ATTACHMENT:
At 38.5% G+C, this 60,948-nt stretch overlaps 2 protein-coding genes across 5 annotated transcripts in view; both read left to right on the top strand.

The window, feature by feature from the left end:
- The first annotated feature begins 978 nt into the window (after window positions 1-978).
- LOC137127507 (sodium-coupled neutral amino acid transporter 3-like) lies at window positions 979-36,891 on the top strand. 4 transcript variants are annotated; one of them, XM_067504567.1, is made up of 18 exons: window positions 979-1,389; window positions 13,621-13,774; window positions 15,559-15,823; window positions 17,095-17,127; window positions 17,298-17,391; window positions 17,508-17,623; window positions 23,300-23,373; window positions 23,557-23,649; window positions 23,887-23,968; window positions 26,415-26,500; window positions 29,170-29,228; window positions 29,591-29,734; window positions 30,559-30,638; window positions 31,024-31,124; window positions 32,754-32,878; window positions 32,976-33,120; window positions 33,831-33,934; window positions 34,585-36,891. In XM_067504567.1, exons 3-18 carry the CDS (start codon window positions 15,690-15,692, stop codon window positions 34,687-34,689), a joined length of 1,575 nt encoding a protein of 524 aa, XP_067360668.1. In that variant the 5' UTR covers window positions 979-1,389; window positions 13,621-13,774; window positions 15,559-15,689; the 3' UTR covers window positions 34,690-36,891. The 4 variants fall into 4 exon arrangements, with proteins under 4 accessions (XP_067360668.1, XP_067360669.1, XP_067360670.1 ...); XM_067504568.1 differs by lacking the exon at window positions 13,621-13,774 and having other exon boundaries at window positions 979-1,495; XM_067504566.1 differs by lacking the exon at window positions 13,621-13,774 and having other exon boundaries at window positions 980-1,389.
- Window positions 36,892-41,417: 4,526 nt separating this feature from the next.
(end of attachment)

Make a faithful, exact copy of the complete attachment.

At 38.5% G+C, this 60,948-nt stretch overlaps 2 protein-coding genes across 5 annotated transcripts in view; both read left to right on the top strand.

The window, feature by feature from the left end:
- The first annotated feature begins 978 nt into the window (after window positions 1-978).
- LOC137127507 (sodium-coupled neutral amino acid transporter 3-like) lies at window positions 979-36,891 on the top strand. 4 transcript variants are annotated; one of them, XM_067504567.1, is made up of 18 exons: window positions 979-1,389; window positions 13,621-13,774; window positions 15,559-15,823; window positions 17,095-17,127; window positions 17,298-17,391; window positions 17,508-17,623; window positions 23,300-23,373; window positions 23,557-23,649; window positions 23,887-23,968; window positions 26,415-26,500; window positions 29,170-29,228; window positions 29,591-29,734; window positions 30,559-30,638; window positions 31,024-31,124; window positions 32,754-32,878; window positions 32,976-33,120; window positions 33,831-33,934; window positions 34,585-36,891. In XM_067504567.1, exons 3-18 carry the CDS (start codon window positions 15,690-15,692, stop codon window positions 34,687-34,689), a joined length of 1,575 nt encoding a protein of 524 aa, XP_067360668.1. In that variant the 5' UTR covers window positions 979-1,389; window positions 13,621-13,774; window positions 15,559-15,689; the 3' UTR covers window positions 34,690-36,891. The 4 variants fall into 4 exon arrangements, with proteins under 4 accessions (XP_067360668.1, XP_067360669.1, XP_067360670.1 ...); XM_067504568.1 differs by lacking the exon at window positions 13,621-13,774 and having other exon boundaries at window positions 979-1,495; XM_067504566.1 differs by lacking the exon at window positions 13,621-13,774 and having other exon boundaries at window positions 980-1,389.
- Window positions 36,892-41,417: 4,526 nt separating this feature from the next.